The plaintiffs are represented by attorneys from Kramon & Graham PA in Baltimore. An attorney was not available for comment Wednesday.

Andullah Dibba, imam for the Baltimore chapter of the Ahmadiyya Muslim Community, said his organization is not directly involved in the lawsuit but its members are the ones purchasing houses in the development. They plan to reach out to the community to clear up misunderstandings and explain the project.

“Our side of the story is we want to reach out to the neighbors in Joppatowne so we can build a sort of trust and tell them who we are,” he said.

Dibba said the community is not exclusive and is open to anyone who wants to live there.

Targeted delays

Construction of five townhouses began in April, and the units were scheduled for completion by the end of September with closing dates scheduled with buyers. But in early September the county attorney informed OT no more building permits would be issued without conditions being met and use-and-occupancy permits for the completed homes were not issued.

During the delays, the plaintiffs argue, they and the homebuyers are incurring costs. The majority of the buyers lined up are coming from out of state and had closings on their new homes delayed indefinitely.

The motion for an injunction claims the defendants acted with a discriminatory purpose after the “uproar within certain corners of the community,” and it seeks a declaratory judgment that the county’s conduct is unlawful.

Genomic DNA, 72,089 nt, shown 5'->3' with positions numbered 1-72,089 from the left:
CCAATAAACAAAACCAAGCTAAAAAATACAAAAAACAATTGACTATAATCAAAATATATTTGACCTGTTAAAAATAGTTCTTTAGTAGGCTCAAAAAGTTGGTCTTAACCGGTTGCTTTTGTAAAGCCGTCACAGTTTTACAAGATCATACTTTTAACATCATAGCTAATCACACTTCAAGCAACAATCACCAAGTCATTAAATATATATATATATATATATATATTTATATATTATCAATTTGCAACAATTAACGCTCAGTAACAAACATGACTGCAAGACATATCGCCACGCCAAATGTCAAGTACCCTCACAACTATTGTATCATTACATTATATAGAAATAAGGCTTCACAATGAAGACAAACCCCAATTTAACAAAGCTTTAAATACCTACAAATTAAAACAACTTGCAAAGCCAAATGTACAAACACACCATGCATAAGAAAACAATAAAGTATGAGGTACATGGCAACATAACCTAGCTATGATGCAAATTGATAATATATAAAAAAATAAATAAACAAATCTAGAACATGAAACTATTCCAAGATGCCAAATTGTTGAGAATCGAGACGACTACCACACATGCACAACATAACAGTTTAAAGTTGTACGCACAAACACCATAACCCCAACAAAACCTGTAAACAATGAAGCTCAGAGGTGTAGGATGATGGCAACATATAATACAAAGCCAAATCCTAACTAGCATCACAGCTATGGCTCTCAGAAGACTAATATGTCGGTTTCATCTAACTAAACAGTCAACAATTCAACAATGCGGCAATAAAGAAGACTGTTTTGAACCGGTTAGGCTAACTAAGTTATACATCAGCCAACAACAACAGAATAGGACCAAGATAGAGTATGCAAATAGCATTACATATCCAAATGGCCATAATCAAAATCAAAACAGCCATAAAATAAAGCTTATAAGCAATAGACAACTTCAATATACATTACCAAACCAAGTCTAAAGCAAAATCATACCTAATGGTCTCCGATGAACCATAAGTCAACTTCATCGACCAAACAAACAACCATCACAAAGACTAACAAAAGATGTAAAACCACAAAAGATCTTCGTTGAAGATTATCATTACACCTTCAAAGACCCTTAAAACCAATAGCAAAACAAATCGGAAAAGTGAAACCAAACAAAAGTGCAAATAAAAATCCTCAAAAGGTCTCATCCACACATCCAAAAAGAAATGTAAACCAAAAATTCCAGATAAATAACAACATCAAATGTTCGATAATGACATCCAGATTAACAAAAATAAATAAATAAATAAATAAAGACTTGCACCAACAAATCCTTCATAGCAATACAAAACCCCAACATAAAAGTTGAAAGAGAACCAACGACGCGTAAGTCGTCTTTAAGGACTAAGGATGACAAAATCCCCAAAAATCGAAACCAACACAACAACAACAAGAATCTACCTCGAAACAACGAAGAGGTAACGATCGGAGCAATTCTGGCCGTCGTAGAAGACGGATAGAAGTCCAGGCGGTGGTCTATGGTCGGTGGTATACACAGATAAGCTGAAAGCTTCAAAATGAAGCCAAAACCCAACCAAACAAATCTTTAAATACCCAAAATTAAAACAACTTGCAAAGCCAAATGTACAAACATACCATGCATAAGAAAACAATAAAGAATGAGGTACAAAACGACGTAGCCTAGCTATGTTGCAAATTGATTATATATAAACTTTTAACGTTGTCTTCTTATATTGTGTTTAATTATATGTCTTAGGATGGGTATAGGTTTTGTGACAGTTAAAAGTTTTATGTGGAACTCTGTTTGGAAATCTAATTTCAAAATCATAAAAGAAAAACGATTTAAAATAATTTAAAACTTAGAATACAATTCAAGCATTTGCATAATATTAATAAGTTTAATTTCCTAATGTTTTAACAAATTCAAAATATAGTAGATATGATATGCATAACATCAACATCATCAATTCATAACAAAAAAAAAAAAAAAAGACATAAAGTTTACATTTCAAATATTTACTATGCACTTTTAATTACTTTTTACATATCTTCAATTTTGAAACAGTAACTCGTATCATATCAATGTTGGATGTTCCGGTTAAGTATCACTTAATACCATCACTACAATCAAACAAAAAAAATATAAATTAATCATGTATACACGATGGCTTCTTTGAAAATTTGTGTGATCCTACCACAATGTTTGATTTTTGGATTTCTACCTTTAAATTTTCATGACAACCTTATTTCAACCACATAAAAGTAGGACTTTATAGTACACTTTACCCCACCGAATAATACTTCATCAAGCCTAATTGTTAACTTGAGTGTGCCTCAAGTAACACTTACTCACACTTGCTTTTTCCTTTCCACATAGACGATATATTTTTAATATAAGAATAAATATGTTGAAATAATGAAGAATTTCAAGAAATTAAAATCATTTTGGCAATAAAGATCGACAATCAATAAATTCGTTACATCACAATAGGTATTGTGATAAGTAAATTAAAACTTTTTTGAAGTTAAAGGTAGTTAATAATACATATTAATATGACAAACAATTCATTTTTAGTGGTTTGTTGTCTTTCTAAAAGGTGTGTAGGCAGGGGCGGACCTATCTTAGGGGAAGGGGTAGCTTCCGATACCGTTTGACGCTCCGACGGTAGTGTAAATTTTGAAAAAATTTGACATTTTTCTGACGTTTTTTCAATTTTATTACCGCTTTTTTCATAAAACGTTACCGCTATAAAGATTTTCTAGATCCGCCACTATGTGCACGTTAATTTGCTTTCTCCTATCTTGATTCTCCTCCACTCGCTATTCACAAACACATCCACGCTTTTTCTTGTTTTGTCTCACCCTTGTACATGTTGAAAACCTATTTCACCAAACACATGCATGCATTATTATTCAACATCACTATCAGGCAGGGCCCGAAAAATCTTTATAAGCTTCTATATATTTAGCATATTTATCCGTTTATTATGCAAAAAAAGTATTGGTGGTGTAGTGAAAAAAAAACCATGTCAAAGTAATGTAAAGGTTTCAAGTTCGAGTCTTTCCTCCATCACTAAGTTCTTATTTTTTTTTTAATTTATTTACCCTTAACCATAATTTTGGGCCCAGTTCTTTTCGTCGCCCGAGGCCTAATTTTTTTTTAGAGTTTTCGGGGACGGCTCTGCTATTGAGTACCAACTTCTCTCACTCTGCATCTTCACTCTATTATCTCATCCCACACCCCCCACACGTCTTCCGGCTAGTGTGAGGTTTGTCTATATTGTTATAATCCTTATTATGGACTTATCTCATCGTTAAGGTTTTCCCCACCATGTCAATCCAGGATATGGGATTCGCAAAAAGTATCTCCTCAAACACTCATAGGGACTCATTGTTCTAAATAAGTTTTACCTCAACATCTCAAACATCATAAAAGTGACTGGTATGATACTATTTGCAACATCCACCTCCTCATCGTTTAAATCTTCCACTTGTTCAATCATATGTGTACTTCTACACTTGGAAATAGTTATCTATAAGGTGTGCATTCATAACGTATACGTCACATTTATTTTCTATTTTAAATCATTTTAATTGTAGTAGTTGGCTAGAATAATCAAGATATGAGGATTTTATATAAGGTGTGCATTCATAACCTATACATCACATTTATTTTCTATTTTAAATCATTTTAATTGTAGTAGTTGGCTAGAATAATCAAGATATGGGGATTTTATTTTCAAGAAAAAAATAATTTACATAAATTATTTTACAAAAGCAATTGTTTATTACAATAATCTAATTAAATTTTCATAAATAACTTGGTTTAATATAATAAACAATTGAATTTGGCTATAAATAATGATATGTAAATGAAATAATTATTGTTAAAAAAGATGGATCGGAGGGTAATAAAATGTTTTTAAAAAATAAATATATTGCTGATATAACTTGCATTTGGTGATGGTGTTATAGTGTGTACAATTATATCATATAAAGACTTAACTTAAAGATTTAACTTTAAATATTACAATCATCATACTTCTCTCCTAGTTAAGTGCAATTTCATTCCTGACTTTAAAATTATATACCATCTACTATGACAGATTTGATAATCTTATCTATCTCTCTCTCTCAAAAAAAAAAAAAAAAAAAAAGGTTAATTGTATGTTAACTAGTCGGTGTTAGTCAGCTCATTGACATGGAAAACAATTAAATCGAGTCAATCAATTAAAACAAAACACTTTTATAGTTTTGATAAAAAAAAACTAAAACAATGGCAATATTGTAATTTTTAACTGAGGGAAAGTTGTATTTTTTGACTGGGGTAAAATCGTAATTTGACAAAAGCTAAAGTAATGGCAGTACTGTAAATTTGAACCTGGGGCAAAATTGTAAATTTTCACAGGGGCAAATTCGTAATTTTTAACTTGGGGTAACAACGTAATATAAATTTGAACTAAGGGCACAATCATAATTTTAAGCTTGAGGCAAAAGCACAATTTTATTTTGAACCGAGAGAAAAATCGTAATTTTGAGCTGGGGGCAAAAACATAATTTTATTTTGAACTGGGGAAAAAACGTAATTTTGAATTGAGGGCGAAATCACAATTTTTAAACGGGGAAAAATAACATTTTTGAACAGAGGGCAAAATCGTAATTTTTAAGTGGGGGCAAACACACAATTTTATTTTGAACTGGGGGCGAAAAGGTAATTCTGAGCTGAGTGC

The subdivision and development of the property was first approved in 2005 and included a requirement that residents be 55 or older, according to the lawsuit. OT later bought the bulk of the lots, purported to be finished and ready for construction, then entered an option contract with a nonprofit associated with the Ahmadiyya Muslim Community in April.

The agreement was conditioned on OT getting approval for a community center, sometimes referred to as a mosque in marketing materials, on three consolidated lots. The developer has promoted the townhouses within the Muslim community but has also publicly announced it does not intend to exclude the sale of lots to others.

The community center plan was not approved until Oct. 6, the day after the plaintiffs advised the county of plans to file the request for an injunction, timing the motion calls “beyond suspicious.”

In late July, the county attorney sent a letter to OT stating that the proposed community center could not be used as a mosque, the plaintiffs claim. In August, an official informed the plaintiffs that he had been “instructed to inspect the Property daily and give the builder a hard time” and the director of administration brought up the “Muslim issue” at a meeting with the plaintiffs.

The lawsuit alleges these actions were deliberate attempts to stop the project.

The case is OT LLC et al. v. Harford County, Maryland et al., 1:17-cv-02812-GLR.